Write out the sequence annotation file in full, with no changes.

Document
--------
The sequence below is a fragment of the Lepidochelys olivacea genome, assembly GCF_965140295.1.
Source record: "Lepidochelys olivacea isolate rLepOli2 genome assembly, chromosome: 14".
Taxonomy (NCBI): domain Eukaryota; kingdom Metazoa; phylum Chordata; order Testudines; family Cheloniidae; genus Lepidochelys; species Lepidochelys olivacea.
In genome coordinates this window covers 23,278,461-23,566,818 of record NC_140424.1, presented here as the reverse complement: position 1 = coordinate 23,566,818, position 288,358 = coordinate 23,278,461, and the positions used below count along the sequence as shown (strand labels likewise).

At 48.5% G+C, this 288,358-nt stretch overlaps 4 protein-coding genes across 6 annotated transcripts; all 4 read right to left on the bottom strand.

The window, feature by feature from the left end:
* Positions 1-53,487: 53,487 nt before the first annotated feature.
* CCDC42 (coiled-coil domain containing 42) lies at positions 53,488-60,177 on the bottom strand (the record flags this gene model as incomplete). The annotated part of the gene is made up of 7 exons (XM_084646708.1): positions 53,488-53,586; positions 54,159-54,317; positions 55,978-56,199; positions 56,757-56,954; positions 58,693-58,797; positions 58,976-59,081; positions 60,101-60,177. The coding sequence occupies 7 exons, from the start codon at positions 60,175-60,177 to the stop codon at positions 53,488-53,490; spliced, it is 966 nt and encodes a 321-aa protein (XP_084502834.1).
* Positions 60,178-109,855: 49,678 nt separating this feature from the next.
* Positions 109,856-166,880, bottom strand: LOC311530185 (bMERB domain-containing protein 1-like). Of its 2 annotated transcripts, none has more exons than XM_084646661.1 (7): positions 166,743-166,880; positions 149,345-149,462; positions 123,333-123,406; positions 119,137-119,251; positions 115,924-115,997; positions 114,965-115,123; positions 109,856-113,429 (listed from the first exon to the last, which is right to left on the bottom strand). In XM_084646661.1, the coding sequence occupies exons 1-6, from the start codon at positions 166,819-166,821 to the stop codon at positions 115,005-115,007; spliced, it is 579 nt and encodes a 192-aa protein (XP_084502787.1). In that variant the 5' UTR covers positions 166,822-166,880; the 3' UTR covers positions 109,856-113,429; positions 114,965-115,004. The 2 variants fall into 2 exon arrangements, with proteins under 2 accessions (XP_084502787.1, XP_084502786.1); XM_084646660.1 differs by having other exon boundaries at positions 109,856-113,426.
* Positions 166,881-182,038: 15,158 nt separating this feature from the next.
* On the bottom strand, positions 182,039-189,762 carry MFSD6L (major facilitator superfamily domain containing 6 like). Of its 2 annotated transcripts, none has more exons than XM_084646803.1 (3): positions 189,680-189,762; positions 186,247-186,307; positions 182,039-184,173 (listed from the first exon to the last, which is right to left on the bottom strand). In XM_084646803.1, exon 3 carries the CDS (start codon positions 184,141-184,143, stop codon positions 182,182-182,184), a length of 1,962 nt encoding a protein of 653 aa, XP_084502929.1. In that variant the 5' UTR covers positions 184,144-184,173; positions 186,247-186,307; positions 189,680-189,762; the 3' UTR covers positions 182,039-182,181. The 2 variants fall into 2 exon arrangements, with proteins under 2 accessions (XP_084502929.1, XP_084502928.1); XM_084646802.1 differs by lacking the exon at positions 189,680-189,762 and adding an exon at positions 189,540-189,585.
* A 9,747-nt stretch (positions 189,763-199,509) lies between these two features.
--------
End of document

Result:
The sequence below is a fragment of the Lepidochelys olivacea genome, assembly GCF_965140295.1.
Source record: "Lepidochelys olivacea isolate rLepOli2 genome assembly, chromosome: 14".
Taxonomy (NCBI): domain Eukaryota; kingdom Metazoa; phylum Chordata; order Testudines; family Cheloniidae; genus Lepidochelys; species Lepidochelys olivacea.
In genome coordinates this window covers 23,278,461-23,566,818 of record NC_140424.1, presented here as the reverse complement: position 1 = coordinate 23,566,818, position 288,358 = coordinate 23,278,461, and the positions used below count along the sequence as shown (strand labels likewise).

At 48.5% G+C, this 288,358-nt stretch overlaps 4 protein-coding genes across 6 annotated transcripts; all 4 read right to left on the bottom strand.

The window, feature by feature from the left end:
* Positions 1-53,487: 53,487 nt before the first annotated feature.
* CCDC42 (coiled-coil domain containing 42) lies at positions 53,488-60,177 on the bottom strand (the record flags this gene model as incomplete). The annotated part of the gene is made up of 7 exons (XM_084646708.1): positions 53,488-53,586; positions 54,159-54,317; positions 55,978-56,199; positions 56,757-56,954; positions 58,693-58,797; positions 58,976-59,081; positions 60,101-60,177. The coding sequence occupies 7 exons, from the start codon at positions 60,175-60,177 to the stop codon at positions 53,488-53,490; spliced, it is 966 nt and encodes a 321-aa protein (XP_084502834.1).
* Positions 60,178-109,855: 49,678 nt separating this feature from the next.
* Positions 109,856-166,880, bottom strand: LOC311530185 (bMERB domain-containing protein 1-like). Of its 2 annotated transcripts, none has more exons than XM_084646661.1 (7): positions 166,743-166,880; positions 149,345-149,462; positions 123,333-123,406; positions 119,137-119,251; positions 115,924-115,997; positions 114,965-115,123; positions 109,856-113,429 (listed from the first exon to the last, which is right to left on the bottom strand). In XM_084646661.1, the coding sequence occupies exons 1-6, from the start codon at positions 166,819-166,821 to the stop codon at positions 115,005-115,007; spliced, it is 579 nt and encodes a 192-aa protein (XP_084502787.1). In that variant the 5' UTR covers positions 166,822-166,880; the 3' UTR covers positions 109,856-113,429; positions 114,965-115,004. The 2 variants fall into 2 exon arrangements, with proteins under 2 accessions (XP_084502787.1, XP_084502786.1); XM_084646660.1 differs by having other exon boundaries at positions 109,856-113,426.
* Positions 166,881-182,038: 15,158 nt separating this feature from the next.
* On the bottom strand, positions 182,039-189,762 carry MFSD6L (major facilitator superfamily domain containing 6 like). Of its 2 annotated transcripts, none has more exons than XM_084646803.1 (3): positions 189,680-189,762; positions 186,247-186,307; positions 182,039-184,173 (listed from the first exon to the last, which is right to left on the bottom strand). In XM_084646803.1, exon 3 carries the CDS (start codon positions 184,141-184,143, stop codon positions 182,182-182,184), a length of 1,962 nt encoding a protein of 653 aa, XP_084502929.1. In that variant the 5' UTR covers positions 184,144-184,173; positions 186,247-186,307; positions 189,680-189,762; the 3' UTR covers positions 182,039-182,181. The 2 variants fall into 2 exon arrangements, with proteins under 2 accessions (XP_084502929.1, XP_084502928.1); XM_084646802.1 differs by lacking the exon at positions 189,680-189,762 and adding an exon at positions 189,540-189,585.
* A 9,747-nt stretch (positions 189,763-199,509) lies between these two features.